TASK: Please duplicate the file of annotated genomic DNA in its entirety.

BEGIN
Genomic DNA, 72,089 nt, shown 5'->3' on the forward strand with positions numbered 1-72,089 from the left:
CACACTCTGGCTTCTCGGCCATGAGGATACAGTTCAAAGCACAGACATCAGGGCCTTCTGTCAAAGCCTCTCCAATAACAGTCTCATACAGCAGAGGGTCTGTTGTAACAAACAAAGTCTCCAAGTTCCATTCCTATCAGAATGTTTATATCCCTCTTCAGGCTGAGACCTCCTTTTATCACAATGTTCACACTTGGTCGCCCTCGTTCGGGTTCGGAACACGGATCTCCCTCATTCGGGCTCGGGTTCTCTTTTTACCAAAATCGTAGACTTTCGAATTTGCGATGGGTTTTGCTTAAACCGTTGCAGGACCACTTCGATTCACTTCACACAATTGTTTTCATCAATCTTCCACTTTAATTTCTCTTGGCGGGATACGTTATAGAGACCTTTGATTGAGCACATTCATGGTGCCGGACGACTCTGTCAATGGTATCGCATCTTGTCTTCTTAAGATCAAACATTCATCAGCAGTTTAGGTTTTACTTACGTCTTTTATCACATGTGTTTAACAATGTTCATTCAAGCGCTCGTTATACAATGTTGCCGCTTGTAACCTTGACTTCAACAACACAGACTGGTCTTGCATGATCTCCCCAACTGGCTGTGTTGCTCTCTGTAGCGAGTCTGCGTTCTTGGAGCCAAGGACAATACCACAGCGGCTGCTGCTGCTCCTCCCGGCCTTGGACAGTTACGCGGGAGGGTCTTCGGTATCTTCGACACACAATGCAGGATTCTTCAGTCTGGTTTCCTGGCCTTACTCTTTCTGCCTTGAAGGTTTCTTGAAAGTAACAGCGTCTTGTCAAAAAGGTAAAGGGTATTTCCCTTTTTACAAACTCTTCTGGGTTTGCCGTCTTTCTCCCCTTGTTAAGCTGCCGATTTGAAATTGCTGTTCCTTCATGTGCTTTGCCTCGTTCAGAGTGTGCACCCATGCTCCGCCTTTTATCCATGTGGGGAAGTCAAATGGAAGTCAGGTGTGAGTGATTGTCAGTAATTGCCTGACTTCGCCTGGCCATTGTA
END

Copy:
Genomic DNA, 72,089 nt, shown 5'->3' on the forward strand with positions numbered 1-72,089 from the left:
CACACTCTGGCTTCTCGGCCATGAGGATACAGTTCAAAGCACAGACATCAGGGCCTTCTGTCAAAGCCTCTCCAATAACAGTCTCATACAGCAGAGGGTCTGTTGTAACAAACAAAGTCTCCAAGTTCCATTCCTATCAGAATGTTTATATCCCTCTTCAGGCTGAGACCTCCTTTTATCACAATGTTCACACTTGGTCGCCCTCGTTCGGGTTCGGAACACGGATCTCCCTCATTCGGGCTCGGGTTCTCTTTTTACCAAAATCGTAGACTTTCGAATTTGCGATGGGTTTTGCTTAAACCGTTGCAGGACCACTTCGATTCACTTCACACAATTGTTTTCATCAATCTTCCACTTTAATTTCTCTTGGCGGGATACGTTATAGAGACCTTTGATTGAGCACATTCATGGTGCCGGACGACTCTGTCAATGGTATCGCATCTTGTCTTCTTAAGATCAAACATTCATCAGCAGTTTAGGTTTTACTTACGTCTTTTATCACATGTGTTTAACAATGTTCATTCAAGCGCTCGTTATACAATGTTGCCGCTTGTAACCTTGACTTCAACAACACAGACTGGTCTTGCATGATCTCCCCAACTGGCTGTGTTGCTCTCTGTAGCGAGTCTGCGTTCTTGGAGCCAAGGACAATACCACAGCGGCTGCTGCTGCTCCTCCCGGCCTTGGACAGTTACGCGGGAGGGTCTTCGGTATCTTCGACACACAATGCAGGATTCTTCAGTCTGGTTTCCTGGCCTTACTCTTTCTGCCTTGAAGGTTTCTTGAAAGTAACAGCGTCTTGTCAAAAAGGTAAAGGGTATTTCCCTTTTTACAAACTCTTCTGGGTTTGCCGTCTTTCTCCCCTTGTTAAGCTGCCGATTTGAAATTGCTGTTCCTTCATGTGCTTTGCCTCGTTCAGAGTGTGCACCCATGCTCCGCCTTTTATCCATGTGGGGAAGTCAAATGGAAGTCAGGTGTGAGTGATTGTCAGTAATTGCCTGACTTCGCCTGGCCATTGTA